BEIS/DECC has modelled these scenarios on three occasions since it agreed key commercial terms for HPC, with some results showing lower societal costs if nuclear deployment is delayed, however some of these options required levels of new onshore wind that would be politically unacceptable. The September 2016 analysis, which takes fuller account of the wider system impacts of renewables, showed that the onshore wind and solar PV scenario would be more expensive than proceeding with HPC and follow-on new nuclear.
However, a scenario with gas power stations filling the power gap created by a three-year delay to HPC and follow-on new nuclear would be lowest cost but this option was discounted on the grounds that gas generation would compromise the achievement of the 2050 de-carbonisation target.
The NAO also considers that as the assessment of the impact on bills does not extend beyond 2030, consumers are locked in to paying a fixed price for power from HPC even if other technologies subsequently become better value – for example, offshore wind costs are projected to be lower than the HPC CfD strike price less than halfway through its 35-year term.
Changes in market prices since 2013 mean that the expected value of top-up payments to EDF under the CfD has ballooned from £6 billion to £30 billion. In its December 2016 forecasts, the expected price of electricity was 32% lower than the price used in its 2012 projections, primarily due to falling gas prices. The CfD top-up payments will be recovered from consumers through their electricity bills.
De-carbonisation targets have been prioritised at the expense of consumers
The NAO’s report is clear that the HPC deal is not a good one for consumers, and that it has been driven by a desire to secure progress against the government’s de-carbonisation targets. Given that there are still no EPRs operational anywhere in the world, and even at the time the HPC decisions were made, other EPR projects were suffering from major delays and cost over-runs, the entire project can be seen as a gamble at the consumer’s expense.
Nuclear power is a sensible technology to deploy in a low-carbon energy system, but the choice of EPR over alternative approaches is baffling. Since 2011, two years before the initial HPC approvals were granted, Advanced Boiling Water Reactors were operating successfully in Japan. The NAO report suggests that HPC was pursued as it was further developed than other proposed nuclear projects for the UK, but as we can see from the difficulties faced by EPR projects, that situation can be reversed.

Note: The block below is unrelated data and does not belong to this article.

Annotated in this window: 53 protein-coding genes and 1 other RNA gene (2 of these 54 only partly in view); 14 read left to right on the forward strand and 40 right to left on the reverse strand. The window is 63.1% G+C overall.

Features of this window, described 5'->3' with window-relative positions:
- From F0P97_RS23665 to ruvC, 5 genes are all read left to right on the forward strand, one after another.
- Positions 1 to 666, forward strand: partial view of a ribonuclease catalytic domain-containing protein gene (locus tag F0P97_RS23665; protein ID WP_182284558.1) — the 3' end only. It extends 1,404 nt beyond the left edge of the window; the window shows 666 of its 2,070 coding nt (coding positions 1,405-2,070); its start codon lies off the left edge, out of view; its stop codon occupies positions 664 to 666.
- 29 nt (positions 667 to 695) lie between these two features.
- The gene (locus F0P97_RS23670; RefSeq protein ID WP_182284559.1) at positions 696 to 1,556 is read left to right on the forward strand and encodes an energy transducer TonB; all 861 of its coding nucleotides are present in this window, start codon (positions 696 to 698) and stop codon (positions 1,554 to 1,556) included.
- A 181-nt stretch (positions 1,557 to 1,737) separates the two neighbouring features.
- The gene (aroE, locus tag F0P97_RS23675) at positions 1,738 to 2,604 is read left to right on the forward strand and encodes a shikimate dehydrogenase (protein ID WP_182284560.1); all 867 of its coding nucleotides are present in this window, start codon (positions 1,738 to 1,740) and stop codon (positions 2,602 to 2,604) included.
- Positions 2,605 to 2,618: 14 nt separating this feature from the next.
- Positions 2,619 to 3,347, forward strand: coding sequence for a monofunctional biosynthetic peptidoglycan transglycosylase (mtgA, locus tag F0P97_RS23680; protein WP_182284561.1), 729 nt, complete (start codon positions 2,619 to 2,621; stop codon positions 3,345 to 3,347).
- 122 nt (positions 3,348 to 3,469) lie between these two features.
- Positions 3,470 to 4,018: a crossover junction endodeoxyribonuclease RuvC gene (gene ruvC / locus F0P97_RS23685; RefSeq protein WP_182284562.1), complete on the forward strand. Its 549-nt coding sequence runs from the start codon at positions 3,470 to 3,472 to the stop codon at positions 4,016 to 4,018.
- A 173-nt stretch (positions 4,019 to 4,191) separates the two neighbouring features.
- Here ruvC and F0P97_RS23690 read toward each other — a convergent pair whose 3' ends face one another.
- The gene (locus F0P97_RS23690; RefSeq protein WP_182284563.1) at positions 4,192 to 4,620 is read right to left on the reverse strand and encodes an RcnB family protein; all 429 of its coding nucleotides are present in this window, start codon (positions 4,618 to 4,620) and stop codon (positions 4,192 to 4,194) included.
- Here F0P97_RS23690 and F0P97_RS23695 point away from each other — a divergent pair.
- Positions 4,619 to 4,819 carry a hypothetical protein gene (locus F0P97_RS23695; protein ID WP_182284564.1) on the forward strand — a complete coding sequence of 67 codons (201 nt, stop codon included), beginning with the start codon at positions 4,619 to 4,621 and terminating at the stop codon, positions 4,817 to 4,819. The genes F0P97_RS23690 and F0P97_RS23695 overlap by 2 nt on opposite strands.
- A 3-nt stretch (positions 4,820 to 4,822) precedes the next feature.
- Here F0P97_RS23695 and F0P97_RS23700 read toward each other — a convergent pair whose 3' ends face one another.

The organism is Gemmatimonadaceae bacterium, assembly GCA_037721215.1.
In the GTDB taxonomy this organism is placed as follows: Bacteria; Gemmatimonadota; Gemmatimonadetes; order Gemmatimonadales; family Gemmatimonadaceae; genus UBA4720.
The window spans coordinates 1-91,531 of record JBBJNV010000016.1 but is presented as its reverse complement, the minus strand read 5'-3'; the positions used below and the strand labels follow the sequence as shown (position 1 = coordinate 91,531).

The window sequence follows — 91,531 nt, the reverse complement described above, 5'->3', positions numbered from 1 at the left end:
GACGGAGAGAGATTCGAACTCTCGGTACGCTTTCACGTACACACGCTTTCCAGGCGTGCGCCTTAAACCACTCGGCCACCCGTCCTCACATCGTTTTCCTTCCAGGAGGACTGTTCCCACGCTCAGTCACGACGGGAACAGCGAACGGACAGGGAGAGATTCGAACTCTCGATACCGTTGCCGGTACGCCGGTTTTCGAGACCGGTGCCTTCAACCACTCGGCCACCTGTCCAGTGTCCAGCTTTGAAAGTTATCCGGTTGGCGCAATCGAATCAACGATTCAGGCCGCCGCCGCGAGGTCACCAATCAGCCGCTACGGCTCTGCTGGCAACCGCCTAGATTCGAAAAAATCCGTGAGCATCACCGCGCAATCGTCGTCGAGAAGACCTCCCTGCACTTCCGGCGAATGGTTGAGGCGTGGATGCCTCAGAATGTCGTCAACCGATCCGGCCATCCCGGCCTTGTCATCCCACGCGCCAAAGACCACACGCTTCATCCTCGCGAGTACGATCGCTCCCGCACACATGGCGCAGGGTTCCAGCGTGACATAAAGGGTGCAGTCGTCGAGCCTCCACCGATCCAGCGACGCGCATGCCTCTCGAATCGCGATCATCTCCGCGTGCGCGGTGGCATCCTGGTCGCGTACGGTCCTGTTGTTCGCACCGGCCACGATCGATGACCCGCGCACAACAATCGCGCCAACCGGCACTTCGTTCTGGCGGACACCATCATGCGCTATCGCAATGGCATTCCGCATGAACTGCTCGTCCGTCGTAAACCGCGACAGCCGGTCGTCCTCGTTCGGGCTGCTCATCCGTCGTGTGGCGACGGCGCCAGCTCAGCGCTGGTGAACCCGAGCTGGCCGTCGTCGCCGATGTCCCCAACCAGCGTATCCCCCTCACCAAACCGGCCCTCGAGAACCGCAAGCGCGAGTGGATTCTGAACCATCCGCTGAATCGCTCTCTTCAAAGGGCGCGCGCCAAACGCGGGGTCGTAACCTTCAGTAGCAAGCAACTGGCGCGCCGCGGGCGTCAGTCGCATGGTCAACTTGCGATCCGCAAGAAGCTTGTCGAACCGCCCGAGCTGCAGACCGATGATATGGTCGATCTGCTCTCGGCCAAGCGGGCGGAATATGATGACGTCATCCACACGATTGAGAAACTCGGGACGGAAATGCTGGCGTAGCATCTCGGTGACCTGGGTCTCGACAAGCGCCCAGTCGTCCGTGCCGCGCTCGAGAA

The NAO’s report suggests that the decisions to approve HPC and the basis of its subsidy were taken without adequate, or in some areas any, analysis of the alternatives, and were strongly driven by political considerations. That such a large, expensive and risky project was approved when the benefits were considered to be marginal at best, is extra-ordinary. An editorial in the Guardian newspaper describes HPC as a political vanity project and concludes:
“The document tells a depressing tale of inadequate scrutiny and successive governments ignoring the energy revolution taking place beyond their spreadsheets.”
The reality is probably worse. Successive governments have been intimidated by the green lobby to the extent that rather than promoting incrementally cleaner generation through coal to gas switching which would have immediate social benefits though improved air quality, they have pursued extremely expensive “zero-carbon” solutions which not only have high capital costs in themselves, but also in the case of renewables, have high system costs in terms of network reinforcement and managing intermittency.
The tragedy is that despite these high costs, and the risks to system reliability resulting from the de-carbonisation agenda, this “zero-carbon” generation is far from being genuinely carbon free…the vast quantities of concrete and steel in their construction being a major cause of pollution, as well as emissions from back-up generation where needed. Add to this the shakiness of the science which underpins the hypothesis that CO2 emissions from human activity are causing harmful climate change, and the picture becomes even less attractive.
The UK needs a new energy policy with new objectives. Security of supply should be the most important consideration, followed closely by affordability. De-carbonisation should be replaced with a broader definition of environmental responsibility, which takes account of the whole value chain involved in any technology, and energy efficiency should be given greater priority as removing waste and inefficient use of resources is generally speaking a lower cost approach than the delivery of new capacity.
There is a clear role for nuclear power in the future energy mix, but there is no need for the kinds of risks being taken with the Hinkley Point C project. By all means, subsidise new nuclear power, but let’s choose proven technologies with a lower risk profile and a more predictable path to delivery.